To gain a better understanding of the binding mechanism and assist in the optimization of chemical probing and drug design applications, experimental and theoretical studies of a series of amino acid-linked cisplatin derivatives are being pursued. Glyplatin (glycine-linked cisplatin) was chosen for its structural simplicity and to enable backbone effects to be separated from side-chain effects on the structure and reactivity of ornithine- and lysine-linked cisplatin (Ornplatin and Lysplatin, respectively). Infrared multiple photon dissociation (IRMPD) action spectroscopy experiments were performed on Glyplatin to characterize its structure and guide the selection of the most effective hybrid theoretical approach for determining its structure and IR spectrum. The simplicity of the Glyplatin system allows a wide variety of density functionals, treatments of the Pt center including the use of all-electron basis sets vs valence basis sets combined with an effective core potential (ECP), and basis sets for all other atoms to be evaluated at a reasonable computational cost. The results for Glyplatin provide the foundation for calculations of more complex amino acid-linked cisplatin derivatives such as Ornplatin and Lysplatin. Present results suggest that the B3LYP/mDZP/def2-TZVP hybrid method can be effectively employed for structural and IR characterization of more complex amino acid-linked cisplatin complexes and their nucleic acid derivatives.

  20. Antidiabetic Agents.

    ERIC Educational Resources Information Center

    Plummer, Nancy; Michael, Nancy, Ed.

    This module on antidiabetic agents is intended for use in inservice or continuing education programs for persons who administer medications in long-term care facilities. Instructor information, including teaching suggestions, and a listing of recommended audiovisual materials and their sources appear first. The module goal and objectives are then…

  1. Prevention of cisplatin nephrotoxicity: state of the art and recommendations from the European Society of Clinical Pharmacy Special Interest Group on Cancer Care.

    PubMed

    Launay-Vacher, Vincent; Rey, Jean-Baptiste; Isnard-Bagnis, Corinne; Deray, Gilbert; Daouphars, Mikael

    2008-05-01

    Antineoplastic drugs used in the treatment of cancers present with variable renal tolerance profiles. Among drugs with a potential for renal toxicity, platinum salts, and especially cisplatin is a well-known agent that may induce acute and chronic renal failure. The mechanisms of its renal toxicity and the means of its prevention are presented in this article which represent the Clinical Recommendation from the Special Interest Group on Cancer Care of the European Society of Clinical Pharmacy (ESCP).

  2. Ruthenium(II) Complexes with 2-Phenylimidazo[4,5-f][1,10]phenanthroline Derivatives that Strongly Combat Cisplatin-Resistant Tumor Cells

    PubMed Central

    Zeng, Leli; Chen, Yu; Liu, Jiangping; Huang, Huaiyi; Guan, Ruilin; Ji, Liangnian; Chao, Hui

    2016-01-01

    Cisplatin was the first metal-based therapeutic agent approved for the treatment of human cancers, but its clinical activity is greatly limited by tumor drug resistance. This work utilized the parent complex [Ru(phen)2(PIP)]2+ (1) to develop three Ru(II) complexes (2–4) with different positional modifications. These compounds exhibited similar or superior cytotoxicities compared to cisplatin in HeLa, A549 and multidrug-resistant (A549R) tumor cell lines. Complex 4, the most potent member of the series, was highly active against A549R cancer cells (IC50 = 0.8 μM). This complex exhibited 178-fold better activity than cisplatin (IC50 = 142.5 μM) in A549R cells. 3D multicellular A549R tumor spheroids were also used to confirm the high proliferative and cytotoxic activity of complex 4. Complex 4 had the greatest cellular uptake and had a tendency to accumulate in the mitochondria of A549R cells. Further mechanistic studies showed that complex 4 induced A549R cell apoptosis via inhibition of thioredoxin reductase (TrxR), elevated intracellular ROS levels, mitochondrial dysfunction and cell cycle arrest, making it an outstanding candidate for overcoming cisplatin resistance. PMID:26763798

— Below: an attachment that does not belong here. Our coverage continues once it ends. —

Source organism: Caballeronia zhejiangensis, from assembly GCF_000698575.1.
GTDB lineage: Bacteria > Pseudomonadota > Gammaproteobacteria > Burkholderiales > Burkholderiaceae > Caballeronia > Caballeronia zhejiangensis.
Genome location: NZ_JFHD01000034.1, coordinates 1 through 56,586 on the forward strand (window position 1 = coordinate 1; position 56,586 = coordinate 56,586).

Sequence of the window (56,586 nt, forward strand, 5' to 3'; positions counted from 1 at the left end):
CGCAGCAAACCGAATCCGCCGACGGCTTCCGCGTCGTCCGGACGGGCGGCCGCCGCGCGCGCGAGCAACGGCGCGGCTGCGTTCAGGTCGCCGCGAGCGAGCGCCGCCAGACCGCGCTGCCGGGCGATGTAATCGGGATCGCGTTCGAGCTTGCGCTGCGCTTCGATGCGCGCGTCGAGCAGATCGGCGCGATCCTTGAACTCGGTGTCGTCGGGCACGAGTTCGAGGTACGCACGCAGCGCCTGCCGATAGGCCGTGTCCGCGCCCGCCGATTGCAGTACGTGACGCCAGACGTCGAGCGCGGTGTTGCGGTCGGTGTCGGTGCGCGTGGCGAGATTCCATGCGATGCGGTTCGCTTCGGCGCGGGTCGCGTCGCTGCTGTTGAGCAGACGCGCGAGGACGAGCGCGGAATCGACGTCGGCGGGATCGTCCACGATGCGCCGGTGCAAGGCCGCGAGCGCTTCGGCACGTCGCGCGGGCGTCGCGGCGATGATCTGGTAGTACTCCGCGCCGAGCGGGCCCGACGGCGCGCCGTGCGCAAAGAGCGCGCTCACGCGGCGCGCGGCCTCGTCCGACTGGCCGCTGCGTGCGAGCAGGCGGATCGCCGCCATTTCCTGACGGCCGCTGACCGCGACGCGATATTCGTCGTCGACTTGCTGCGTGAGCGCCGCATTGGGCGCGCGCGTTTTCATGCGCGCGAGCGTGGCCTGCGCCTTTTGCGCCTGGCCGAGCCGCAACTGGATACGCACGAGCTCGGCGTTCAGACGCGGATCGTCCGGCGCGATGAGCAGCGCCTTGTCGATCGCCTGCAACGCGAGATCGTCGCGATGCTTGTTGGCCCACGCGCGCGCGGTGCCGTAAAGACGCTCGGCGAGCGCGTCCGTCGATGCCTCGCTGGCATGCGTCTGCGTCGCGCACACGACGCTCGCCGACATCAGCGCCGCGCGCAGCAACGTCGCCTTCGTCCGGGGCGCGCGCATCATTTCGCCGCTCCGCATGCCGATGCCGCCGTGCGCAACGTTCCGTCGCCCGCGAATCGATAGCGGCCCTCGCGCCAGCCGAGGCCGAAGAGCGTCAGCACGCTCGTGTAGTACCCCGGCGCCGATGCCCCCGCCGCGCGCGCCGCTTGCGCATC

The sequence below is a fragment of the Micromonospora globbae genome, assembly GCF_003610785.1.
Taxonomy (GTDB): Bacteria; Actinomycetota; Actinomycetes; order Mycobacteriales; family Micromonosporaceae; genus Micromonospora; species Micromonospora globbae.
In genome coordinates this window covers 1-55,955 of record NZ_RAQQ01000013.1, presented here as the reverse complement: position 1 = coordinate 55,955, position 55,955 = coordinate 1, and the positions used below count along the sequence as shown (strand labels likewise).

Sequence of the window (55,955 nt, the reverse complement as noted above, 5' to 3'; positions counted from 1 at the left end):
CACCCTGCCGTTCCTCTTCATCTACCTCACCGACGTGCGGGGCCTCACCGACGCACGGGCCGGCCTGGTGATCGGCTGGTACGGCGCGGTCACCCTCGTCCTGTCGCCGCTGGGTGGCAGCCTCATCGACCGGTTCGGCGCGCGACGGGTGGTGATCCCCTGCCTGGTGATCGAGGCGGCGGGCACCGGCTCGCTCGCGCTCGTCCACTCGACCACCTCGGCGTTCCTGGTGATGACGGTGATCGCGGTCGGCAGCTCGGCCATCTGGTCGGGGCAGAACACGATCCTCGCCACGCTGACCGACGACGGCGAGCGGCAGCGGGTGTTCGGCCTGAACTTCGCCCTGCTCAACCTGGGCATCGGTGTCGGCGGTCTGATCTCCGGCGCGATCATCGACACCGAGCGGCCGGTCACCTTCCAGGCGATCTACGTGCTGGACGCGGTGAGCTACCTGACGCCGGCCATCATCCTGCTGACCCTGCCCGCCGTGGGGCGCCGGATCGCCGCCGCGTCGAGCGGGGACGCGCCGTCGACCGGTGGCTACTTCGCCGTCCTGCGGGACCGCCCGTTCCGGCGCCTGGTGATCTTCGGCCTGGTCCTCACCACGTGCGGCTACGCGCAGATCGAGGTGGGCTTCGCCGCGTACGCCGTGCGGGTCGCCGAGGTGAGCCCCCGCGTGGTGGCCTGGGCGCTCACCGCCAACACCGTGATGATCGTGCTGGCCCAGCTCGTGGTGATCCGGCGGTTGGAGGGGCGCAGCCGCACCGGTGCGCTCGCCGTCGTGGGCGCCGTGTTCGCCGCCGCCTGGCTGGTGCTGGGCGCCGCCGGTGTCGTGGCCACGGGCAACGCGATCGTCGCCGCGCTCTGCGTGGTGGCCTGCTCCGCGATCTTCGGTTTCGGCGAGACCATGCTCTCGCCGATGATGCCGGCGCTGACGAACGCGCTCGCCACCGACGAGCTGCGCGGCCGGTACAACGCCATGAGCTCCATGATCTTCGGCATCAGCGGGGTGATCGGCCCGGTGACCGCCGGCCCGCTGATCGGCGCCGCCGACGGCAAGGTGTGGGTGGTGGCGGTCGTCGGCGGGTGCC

3. [Hypomagnesemia in patients of gynecologic neoplasms following chemotherapy with cisplatin].

    PubMed

    Li, L; Huang, W; Zhu, B

    1995-06-01

    Serum magnesium in 79 patients of gynecologic neoplasms treated with cisplatin and their controls was measured. The results showed: (1) the average value of serum magnesium in patients following chemotherapy with cisplatin was significantly lower than in the controls; (2) the incidence of hypomagnesemia was positively correlated with the number of the courses and the total dosages of chemotherapy, being 52.9% after one to three courses of treatment and 92.0% after more than six courses of treatment; (3) the incidence of hypomagnesemia was directly related with the severity of gastrointestinal disorders; (4) serum magnesium following cisplatin chemotherapy was not correlated with serum blood urea nitrogen (BUN). Hypomagnesemia is clinically characterized by symptoms of the nervous system which are found in 14.0% of hypomagnesemic patients. PMID:7555373

  4. New cytostatic agents for the treatment of head and neck cancer.

    PubMed

    Devriendt, D; Klastersky, J

    1997-01-01